Carmel''s budget shortfall is largely attributable to special projects such as upgrading the Sunset Center, the fire department and the Forest Theater. While these sorts of capital improvements seem ripe for tax initiatives, Kersnar says City Council members just don''t see this as a viable option. Such initiatives would require two-thirds support from voters who, in 1997, voted down a tax initiative for improved ambulance services. "Some 20 percent of voters vote on principle against any tax," Kersnar says.
Day-trippers, it seems, are the easiest target for increasing revenues. But Ajan doesn''t agree that the easiest target is necessarily the best. Even a pay-and-display system is unacceptable to Ajan.
"Pay-and-display machines are significantly bigger than parking meters and also require prominent signage [for visitors] just to understand how to use the system," Ajan says.
The Carmel Business Association will take an official stand on fee-based parking only after the parking committee has made a recommendation to the City Council. But, Ajan asserts, the idea of dotting Camel''s streets with parking fee collection machines isn''t of concern just to the business community.
"Both business people and citizens see eye to eye on this," he says. To have fashionable Ocean Avenue spotted with signs, he says, would be pretty "hard to swallow."
Neither is Ajan persuaded that parking is the most direct route to raising revenue because of the significant costs involved in installing, running, and enforcing a parking-fee system.
He believes the city should focus instead on increasing tourism to fill hotels, thereby increasing both transient occupancy and sales tax revenues. Reversing Carmel''s prohibition on short-term private home rentals would also help increase tourism dollars, he says, although Carmel has fought a court battle to maintain this prohibition.
For the time being, the city government has yet to be convinced parking fees aren''t a good means of bridging the budget gap. The parking committee is still waiting on the results of Schlumberger''s feasibility study, so all estimates are very preliminary. But if city officials'' $1 million estimate is correct, parking would provide for about 10 percent of the city''s current $9.6 million budget.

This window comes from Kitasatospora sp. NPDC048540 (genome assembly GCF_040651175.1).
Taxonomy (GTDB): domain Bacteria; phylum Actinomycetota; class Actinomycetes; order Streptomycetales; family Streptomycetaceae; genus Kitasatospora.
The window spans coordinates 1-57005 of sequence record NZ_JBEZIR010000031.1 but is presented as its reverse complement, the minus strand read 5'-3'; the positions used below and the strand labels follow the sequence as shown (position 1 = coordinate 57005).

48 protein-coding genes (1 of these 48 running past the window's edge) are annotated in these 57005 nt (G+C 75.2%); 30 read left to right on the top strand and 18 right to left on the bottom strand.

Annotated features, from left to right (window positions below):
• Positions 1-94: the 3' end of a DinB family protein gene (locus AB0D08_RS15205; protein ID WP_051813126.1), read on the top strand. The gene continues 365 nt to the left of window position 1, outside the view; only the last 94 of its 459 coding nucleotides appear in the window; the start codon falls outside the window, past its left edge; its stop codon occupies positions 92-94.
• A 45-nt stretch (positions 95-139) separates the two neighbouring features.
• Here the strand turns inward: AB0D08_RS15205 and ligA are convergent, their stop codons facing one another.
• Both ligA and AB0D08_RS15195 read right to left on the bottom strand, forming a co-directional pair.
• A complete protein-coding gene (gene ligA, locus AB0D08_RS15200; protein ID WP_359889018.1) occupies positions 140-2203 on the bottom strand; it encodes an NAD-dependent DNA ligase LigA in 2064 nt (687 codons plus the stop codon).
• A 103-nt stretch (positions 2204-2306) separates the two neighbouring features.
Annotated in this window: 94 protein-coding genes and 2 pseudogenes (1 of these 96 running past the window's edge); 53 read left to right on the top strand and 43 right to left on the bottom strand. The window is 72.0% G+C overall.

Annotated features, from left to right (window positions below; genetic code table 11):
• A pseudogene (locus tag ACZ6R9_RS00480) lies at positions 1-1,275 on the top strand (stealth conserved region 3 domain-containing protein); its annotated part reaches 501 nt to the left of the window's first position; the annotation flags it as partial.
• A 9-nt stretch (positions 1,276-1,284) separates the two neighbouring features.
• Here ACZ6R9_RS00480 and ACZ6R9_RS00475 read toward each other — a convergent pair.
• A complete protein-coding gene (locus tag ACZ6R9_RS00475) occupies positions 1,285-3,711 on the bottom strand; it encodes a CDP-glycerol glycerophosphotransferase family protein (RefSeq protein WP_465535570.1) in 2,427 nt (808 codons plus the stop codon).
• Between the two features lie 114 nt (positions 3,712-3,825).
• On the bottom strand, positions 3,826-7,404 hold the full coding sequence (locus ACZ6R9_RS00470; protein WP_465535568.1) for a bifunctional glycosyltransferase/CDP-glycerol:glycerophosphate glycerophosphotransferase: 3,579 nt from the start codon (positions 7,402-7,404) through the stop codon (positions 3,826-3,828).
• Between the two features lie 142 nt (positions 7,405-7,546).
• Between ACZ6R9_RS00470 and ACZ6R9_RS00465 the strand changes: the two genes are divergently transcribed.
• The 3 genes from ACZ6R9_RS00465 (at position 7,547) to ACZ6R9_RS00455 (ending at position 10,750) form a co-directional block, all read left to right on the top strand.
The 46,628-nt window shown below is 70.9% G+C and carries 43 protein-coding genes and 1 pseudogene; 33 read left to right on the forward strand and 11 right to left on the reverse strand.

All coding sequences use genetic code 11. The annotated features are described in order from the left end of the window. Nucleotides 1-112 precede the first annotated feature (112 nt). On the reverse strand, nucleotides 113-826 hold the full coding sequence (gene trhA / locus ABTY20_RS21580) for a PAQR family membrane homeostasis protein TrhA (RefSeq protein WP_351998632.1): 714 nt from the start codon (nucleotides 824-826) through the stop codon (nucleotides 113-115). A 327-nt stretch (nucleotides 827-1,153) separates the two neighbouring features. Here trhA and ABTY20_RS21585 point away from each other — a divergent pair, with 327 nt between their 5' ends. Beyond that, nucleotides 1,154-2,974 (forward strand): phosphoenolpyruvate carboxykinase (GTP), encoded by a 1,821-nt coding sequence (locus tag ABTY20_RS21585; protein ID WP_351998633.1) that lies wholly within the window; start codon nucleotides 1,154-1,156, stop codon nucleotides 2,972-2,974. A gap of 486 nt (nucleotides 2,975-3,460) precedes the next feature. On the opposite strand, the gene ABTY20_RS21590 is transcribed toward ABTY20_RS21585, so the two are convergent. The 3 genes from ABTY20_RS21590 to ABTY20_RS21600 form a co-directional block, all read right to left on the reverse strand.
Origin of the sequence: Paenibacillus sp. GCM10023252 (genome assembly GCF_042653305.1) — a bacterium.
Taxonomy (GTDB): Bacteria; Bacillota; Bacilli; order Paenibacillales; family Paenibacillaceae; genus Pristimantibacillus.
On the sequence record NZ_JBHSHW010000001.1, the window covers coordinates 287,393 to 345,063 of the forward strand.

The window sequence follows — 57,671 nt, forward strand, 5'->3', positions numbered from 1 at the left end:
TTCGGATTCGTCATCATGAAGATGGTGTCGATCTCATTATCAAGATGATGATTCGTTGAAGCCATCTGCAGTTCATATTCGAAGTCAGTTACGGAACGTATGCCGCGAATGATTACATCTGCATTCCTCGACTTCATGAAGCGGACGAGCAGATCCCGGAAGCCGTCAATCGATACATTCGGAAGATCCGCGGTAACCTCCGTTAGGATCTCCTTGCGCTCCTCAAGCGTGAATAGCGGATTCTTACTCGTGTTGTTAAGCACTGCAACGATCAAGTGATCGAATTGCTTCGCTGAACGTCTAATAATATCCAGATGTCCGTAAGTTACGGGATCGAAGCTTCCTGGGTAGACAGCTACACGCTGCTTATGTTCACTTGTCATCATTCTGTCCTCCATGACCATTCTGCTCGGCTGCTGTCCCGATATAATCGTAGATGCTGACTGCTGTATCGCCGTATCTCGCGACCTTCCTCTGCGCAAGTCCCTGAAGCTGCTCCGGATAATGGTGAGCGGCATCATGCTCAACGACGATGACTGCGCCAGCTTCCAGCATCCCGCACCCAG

Judged by the city of Monterey''s experience, this estimate may not be too far off. According to Carl Anderson, Monterey''s director of public facilities, the city''s 1,300 meters each bring in an average $760--almost $1 million annually.
Moreover, White and other city officials believe parking fees will actually free up parking in Carmel. Workers rather than visitors currently fill an estimated one-third or more of the commercial district''s prime parking spots. Officials believe a fee system that charges more for parking on the most heavily visited streets would encourage these workers to park elsewhere.
White emphasizes the parking committee is still only "looking at the concept" of parking fees; there is no timeline for making a recommendation to the City Council, let alone actually installing fee collection devices. But he also emphasizes the need for extra cash.
"We''re looking at every possibility" for raising money, he says. "The need for a new revenue source is apparent if we''re going to keep our city infrastructure up-to-date."